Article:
Image Credits: Ella Hemery

Beginner’s Guide to South America

The best part of studying languages is definitely the year abroad. In my third year, I chose to spend half the year working in France as an English teacher and receptionist in a language institute. For the Spanish side, I decided to go further afield and accepted a job offer in Argentina, also teaching English. My job in Argentina was contracted through a second party business, who determined where the placement would take place. Due to this, I didn’t have much of an idea where I would end up working. 

 

Image Credits: Ella Hemery
Image Credits: Ella Hemery

I spent the first seven months of my year abroad working in South West France. Despite my apartment looking like something from Les Miserables, I led a bit of a luxurious life. I lived opposite a pâtisserie, within walking distance to the beach; I spent most evenings after work with the cool Atlantic waves lapping at my feet as I sipped ice cold beer and ate apple and calvados crepes. So, as you can imagine, it was a bit of a shock to the system when I arrived in my new home of La Quiaca, Argentina the following March.

 

Image Credits: Ella Hemery
Image Credits: Ella Hemery

I was to fly from London to São Paulo, then on to Buenos Aires. Due to my plane being delayed at Heathrow, I landed late in Brasil and missed my connecting flight. With my lack of Portuguese and their confused faces when I spoke English or Spanish, I realised this would be my first struggle. I was sent across the airport being told it was my fault I had missed my connecting flight and that my suitcase was “perdida”.

I found my bags and persuaded the airport to give me a boarding pass to Buenos Aires and I messaged my boss to let him know what time I would arrive. We had arranged that I would meet my taxi, a man named Daniel, outside McDonalds. After finally landing, I searched the airport, yet when I asked where McDonald’s was, I was informed there wasn’t one… I met Daniel a couple of hours later, convinced airport security he wasn’t intending to kidnap me for money and eventually made it to Mercedes 7 hours later, Daniel in the front smoking like a chimney, shouting “hombre!” (and less polite phrases) at passers-by and beeping his horn every thirty seconds.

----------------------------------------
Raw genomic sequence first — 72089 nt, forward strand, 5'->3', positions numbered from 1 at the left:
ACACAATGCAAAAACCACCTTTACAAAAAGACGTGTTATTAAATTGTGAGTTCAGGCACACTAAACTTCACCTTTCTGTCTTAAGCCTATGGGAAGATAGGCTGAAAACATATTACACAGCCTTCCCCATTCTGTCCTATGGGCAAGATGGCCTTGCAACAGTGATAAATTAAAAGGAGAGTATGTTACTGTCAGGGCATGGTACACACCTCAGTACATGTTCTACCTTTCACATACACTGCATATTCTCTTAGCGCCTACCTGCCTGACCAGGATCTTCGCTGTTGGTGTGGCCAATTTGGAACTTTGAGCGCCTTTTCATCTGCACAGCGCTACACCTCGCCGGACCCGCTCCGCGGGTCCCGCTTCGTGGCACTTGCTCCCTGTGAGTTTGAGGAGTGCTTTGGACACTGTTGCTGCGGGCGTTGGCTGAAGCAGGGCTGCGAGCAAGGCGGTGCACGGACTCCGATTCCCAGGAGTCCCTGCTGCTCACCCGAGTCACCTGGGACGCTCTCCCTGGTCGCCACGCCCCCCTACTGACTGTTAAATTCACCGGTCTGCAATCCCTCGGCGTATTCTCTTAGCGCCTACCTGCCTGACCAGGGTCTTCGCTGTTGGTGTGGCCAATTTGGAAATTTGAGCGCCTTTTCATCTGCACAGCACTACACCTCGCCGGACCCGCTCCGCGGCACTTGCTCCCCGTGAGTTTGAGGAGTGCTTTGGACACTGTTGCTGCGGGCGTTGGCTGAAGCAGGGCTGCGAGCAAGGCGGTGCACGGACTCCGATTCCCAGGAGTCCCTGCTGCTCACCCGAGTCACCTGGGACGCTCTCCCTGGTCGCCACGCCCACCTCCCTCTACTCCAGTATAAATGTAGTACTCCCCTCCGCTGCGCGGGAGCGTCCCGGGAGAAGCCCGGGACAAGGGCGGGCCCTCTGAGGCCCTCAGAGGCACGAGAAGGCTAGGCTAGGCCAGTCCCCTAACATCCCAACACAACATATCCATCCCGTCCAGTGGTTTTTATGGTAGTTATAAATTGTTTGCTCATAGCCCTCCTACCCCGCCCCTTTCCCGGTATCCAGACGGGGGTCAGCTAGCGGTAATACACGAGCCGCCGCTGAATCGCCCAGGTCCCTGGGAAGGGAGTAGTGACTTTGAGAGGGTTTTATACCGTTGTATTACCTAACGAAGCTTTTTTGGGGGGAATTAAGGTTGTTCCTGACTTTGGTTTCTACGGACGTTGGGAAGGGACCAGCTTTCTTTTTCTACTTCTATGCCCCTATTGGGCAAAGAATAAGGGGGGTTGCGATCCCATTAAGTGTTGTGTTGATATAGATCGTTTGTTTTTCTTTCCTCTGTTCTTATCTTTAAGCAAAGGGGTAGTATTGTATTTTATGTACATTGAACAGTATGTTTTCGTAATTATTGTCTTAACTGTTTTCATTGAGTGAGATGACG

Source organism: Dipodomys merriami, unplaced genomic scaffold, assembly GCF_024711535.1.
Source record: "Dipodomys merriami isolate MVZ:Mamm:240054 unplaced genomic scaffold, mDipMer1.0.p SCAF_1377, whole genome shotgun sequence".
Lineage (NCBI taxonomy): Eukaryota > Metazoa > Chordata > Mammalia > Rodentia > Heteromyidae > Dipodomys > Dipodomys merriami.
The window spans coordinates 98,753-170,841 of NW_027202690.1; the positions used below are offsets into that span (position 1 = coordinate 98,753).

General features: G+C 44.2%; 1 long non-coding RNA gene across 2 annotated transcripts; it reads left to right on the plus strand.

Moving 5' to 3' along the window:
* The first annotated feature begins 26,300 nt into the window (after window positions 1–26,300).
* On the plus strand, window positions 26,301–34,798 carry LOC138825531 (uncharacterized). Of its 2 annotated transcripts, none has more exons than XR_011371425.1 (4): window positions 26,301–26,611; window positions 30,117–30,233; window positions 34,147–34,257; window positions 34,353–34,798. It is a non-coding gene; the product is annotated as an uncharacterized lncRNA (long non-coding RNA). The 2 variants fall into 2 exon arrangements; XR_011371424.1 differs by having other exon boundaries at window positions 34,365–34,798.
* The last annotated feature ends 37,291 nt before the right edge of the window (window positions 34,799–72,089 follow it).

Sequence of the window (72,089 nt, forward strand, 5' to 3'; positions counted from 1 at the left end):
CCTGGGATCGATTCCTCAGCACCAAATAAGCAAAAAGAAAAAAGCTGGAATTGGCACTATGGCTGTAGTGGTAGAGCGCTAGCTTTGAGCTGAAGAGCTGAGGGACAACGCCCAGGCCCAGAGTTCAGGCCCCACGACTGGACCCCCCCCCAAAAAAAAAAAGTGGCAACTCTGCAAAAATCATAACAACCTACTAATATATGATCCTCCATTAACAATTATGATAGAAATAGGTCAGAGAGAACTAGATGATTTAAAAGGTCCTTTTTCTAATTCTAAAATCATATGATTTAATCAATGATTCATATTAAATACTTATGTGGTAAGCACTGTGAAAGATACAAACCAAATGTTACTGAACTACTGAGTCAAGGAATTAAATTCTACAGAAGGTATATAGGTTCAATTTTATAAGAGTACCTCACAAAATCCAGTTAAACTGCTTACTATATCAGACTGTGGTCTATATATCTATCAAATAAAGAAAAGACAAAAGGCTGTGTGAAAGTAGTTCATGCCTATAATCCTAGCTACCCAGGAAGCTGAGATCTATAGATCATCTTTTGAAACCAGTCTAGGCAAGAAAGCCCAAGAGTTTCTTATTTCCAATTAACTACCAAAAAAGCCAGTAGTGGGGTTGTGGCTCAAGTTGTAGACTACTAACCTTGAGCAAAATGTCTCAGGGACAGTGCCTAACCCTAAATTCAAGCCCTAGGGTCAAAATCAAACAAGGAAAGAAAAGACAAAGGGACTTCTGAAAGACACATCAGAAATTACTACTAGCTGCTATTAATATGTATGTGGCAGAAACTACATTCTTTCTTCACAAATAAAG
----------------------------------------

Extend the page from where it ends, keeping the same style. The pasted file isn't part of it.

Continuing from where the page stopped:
I spent an amazing week in Mercedes with thirty other students like me, before being sent off to my work placement up North. As missing my flight wasn’t enough, I had to, of course, miss my bus as well. We drove at very fast, definitely illegal speeds in a car whose seat belts seemed to have gone missing. I managed to make it in time to the next station before my bus left without me for the second time. Little did I know that I was about to spend over 38 hours on that bus.

At about 5 pm the following day we arrived at (what I can only describe as) an Argentinian version of “take a break”. I fled straight to the loos where I was attacked by the largest number of mosquitos I have ever seen and was joined in my cubicle by a small stray dog. I covered myself with the remains of my hand sanitizer and made my way to the restaurant.

 

Image Credits: Ella Hemery
Image Credits: Ella Hemery

There was no menu, you just had what you were given. I was very grateful for being given a free meal, even if it did look like Oliver Twist slop. It turned out later that it actually wasn’t free, I had just left without paying. Whoops. Facing me across the table was a Bolivian lady, aged around 50 at a guess. Just as I was about to tuck into my slop, she took out her teeth, put them in my glass of coca cola, gave them a swirl and left them to soak. I guess she didn’t need them to eat the slop. I continued hungrily on my journey and arrived the next day at 4:30 am in La Quiaca.

 

Image Credits: Ella Hemery
Image Credits: Ella Hemery

 

Part II of this article will be published next week.

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Ella Hemery

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